Fast-growing skin cancers show common characteristics, Australian researchers have found. Skin cancers or melanomas are more likely to grow quickly if they are thicker, symmetrical, elevated and have regular borders or display symptoms, according to their study.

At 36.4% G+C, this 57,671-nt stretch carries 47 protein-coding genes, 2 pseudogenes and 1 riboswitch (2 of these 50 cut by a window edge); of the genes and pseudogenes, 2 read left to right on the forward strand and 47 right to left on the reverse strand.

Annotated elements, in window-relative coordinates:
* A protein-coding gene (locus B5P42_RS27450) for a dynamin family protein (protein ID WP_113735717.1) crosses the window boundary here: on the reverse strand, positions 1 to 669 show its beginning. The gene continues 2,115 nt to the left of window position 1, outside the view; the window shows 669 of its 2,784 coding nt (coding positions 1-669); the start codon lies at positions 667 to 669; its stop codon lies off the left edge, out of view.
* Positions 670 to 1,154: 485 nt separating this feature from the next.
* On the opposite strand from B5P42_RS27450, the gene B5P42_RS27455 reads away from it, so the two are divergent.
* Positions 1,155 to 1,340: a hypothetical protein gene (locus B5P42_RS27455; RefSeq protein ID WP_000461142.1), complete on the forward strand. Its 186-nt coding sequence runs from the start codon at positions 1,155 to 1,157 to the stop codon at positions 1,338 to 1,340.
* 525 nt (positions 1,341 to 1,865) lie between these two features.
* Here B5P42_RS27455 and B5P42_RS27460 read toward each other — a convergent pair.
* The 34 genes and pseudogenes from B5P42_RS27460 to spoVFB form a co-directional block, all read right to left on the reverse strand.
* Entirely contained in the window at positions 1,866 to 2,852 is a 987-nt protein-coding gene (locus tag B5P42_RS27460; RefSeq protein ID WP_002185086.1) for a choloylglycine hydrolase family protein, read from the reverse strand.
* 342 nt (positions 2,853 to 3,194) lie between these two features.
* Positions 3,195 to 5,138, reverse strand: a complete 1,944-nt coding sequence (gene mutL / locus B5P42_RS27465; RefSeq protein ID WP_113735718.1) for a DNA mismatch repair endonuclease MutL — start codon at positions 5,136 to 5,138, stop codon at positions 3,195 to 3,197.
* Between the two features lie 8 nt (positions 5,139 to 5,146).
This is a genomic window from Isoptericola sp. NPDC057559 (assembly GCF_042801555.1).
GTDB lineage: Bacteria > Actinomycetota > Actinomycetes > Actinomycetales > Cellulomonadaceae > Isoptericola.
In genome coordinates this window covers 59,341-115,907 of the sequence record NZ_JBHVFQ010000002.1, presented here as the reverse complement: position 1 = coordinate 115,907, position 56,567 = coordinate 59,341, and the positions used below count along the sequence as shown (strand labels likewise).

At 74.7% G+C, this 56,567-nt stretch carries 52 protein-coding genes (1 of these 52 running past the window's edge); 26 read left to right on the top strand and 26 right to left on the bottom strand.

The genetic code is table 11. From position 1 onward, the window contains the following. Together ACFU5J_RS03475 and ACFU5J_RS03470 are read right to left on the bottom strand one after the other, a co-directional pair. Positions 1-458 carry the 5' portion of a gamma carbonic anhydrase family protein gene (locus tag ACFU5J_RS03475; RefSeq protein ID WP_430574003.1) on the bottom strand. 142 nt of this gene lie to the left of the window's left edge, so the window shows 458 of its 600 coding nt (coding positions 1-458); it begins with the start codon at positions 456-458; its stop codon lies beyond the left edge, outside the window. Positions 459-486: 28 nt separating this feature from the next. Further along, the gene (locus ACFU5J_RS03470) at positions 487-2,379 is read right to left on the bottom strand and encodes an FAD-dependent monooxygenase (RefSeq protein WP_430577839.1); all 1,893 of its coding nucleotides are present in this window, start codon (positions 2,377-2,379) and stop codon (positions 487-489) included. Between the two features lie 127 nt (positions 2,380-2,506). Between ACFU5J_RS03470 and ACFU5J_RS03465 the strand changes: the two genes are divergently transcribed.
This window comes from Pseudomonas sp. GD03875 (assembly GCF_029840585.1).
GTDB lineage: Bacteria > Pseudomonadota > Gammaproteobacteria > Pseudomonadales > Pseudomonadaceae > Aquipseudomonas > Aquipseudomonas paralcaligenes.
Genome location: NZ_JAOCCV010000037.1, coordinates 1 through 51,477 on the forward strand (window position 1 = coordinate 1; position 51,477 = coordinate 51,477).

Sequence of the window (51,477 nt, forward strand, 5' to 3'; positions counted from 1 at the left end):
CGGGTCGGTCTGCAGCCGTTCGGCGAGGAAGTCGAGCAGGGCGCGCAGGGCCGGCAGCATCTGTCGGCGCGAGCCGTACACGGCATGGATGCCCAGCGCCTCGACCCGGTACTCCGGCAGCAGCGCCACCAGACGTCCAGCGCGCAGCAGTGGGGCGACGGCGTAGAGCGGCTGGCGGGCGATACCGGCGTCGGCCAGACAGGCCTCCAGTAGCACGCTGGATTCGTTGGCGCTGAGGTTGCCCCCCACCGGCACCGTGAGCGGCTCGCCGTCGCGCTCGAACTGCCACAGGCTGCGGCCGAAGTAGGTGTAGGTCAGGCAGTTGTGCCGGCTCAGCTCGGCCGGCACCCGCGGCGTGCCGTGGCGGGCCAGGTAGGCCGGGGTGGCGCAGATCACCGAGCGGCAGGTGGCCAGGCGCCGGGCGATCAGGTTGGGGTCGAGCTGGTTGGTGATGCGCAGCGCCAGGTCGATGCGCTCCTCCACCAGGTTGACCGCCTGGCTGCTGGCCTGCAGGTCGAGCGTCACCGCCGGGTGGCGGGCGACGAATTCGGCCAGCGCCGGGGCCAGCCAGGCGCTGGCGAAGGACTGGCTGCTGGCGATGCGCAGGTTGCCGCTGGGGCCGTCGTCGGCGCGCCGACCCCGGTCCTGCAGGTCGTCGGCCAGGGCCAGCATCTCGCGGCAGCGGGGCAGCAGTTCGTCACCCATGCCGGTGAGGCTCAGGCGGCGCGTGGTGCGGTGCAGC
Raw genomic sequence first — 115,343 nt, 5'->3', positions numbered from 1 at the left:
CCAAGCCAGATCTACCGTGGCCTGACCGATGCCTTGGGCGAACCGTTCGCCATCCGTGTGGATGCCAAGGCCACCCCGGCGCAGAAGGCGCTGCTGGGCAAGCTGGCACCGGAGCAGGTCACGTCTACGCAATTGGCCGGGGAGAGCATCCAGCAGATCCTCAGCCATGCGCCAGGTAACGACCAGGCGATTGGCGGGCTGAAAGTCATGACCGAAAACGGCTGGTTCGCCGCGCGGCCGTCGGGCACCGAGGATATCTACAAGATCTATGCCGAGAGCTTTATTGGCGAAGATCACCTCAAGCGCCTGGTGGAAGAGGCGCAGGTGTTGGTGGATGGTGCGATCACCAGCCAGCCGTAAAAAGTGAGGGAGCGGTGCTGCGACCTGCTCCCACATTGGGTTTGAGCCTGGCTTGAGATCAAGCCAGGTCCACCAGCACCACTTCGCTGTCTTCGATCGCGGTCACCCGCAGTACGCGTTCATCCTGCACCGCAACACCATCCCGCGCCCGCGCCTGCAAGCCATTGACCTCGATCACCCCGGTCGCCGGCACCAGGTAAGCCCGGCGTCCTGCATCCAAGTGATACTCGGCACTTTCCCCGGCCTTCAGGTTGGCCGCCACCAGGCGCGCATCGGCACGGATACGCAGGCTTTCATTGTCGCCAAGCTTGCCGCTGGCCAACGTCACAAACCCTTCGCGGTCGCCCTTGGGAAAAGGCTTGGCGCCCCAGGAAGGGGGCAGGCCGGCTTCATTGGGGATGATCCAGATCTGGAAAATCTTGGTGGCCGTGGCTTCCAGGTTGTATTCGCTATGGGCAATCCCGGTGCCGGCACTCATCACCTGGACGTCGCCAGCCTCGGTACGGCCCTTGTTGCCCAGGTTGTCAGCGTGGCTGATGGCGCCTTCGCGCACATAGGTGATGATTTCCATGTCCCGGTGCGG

Wendy Liu of the Peter MacCallum Cancer Centre in East Melbourne, Australia, and her colleagues looked at the melanoma growth rate of 222 male patients and 182 female patients with an average age of 54.The participants had their skin examined by a dermatologist, and they were interviewed as soon as possible after diagnosis about when they first noticed the spot on their skin.The researchers used the thickness of the tumour at the time of removal to estimate the rate of growth of the cancer.In the December issue of the Archives of Dermatology, the researchers said a rate of growth was linked to:- Tumour thickness.- Formation of a break or sore in the skin.- Lack of pigment in the tumour.- Regular borders.- Elevation.- Symptoms.Faster-growing melanomas were also more likely in people 70 years of age of older, in men and in those with fewer moles and freckles."We propose that this information on melanoma rate of growth be incorporated into education programs for patients and health professionals," the team said.By identifying faster-growing melanomas, it's hoped that aggressive cancers can be diagnosed and treated quickly.Death rates have declined since public education campaigns were launched on detecting and treating slow-growing melanomas, said Dr. Dan Lipsker of Clinique Dermatologique in France."The challenge in the coming years will be to do the same work for fast-growing tumours, and the work by Dr. Liu et al is a first step in that direction," Lipsker wrote in an accompanying editorial.(Source: Archives of Dermatology : Peter MacCallum Cancer Centre : December 2006.)